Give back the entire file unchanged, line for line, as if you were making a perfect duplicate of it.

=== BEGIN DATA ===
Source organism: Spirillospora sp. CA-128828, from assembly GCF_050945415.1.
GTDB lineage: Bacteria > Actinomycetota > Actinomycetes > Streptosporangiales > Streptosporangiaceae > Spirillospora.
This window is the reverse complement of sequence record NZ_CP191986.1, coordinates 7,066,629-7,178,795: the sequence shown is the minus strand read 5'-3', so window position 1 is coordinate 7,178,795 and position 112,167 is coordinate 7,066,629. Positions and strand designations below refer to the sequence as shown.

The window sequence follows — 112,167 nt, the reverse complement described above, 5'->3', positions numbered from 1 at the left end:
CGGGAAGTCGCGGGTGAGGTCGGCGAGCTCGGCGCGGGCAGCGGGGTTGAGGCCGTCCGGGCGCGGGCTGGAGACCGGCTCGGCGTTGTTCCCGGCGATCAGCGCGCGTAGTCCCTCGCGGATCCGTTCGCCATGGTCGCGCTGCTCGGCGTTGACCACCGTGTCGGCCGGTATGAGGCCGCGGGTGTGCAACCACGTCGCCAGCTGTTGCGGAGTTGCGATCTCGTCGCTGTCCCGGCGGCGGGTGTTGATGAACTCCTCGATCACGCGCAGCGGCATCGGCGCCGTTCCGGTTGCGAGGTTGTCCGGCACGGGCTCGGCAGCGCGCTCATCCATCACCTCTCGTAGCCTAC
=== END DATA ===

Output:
Source organism: Spirillospora sp. CA-128828, from assembly GCF_050945415.1.
GTDB lineage: Bacteria > Actinomycetota > Actinomycetes > Streptosporangiales > Streptosporangiaceae > Spirillospora.
This window is the reverse complement of sequence record NZ_CP191986.1, coordinates 7,066,629-7,178,795: the sequence shown is the minus strand read 5'-3', so window position 1 is coordinate 7,178,795 and position 112,167 is coordinate 7,066,629. Positions and strand designations below refer to the sequence as shown.

The window sequence follows — 112,167 nt, the reverse complement described above, 5'->3', positions numbered from 1 at the left end:
CGGGAAGTCGCGGGTGAGGTCGGCGAGCTCGGCGCGGGCAGCGGGGTTGAGGCCGTCCGGGCGCGGGCTGGAGACCGGCTCGGCGTTGTTCCCGGCGATCAGCGCGCGTAGTCCCTCGCGGATCCGTTCGCCATGGTCGCGCTGCTCGGCGTTGACCACCGTGTCGGCCGGTATGAGGCCGCGGGTGTGCAACCACGTCGCCAGCTGTTGCGGAGTTGCGATCTCGTCGCTGTCCCGGCGGCGGGTGTTGATGAACTCCTCGATCACGCGCAGCGGCATCGGCGCCGTTCCGGTTGCGAGGTTGTCCGGCACGGGCTCGGCAGCGCGCTCATCCATCACCTCTCGTAGCCTAC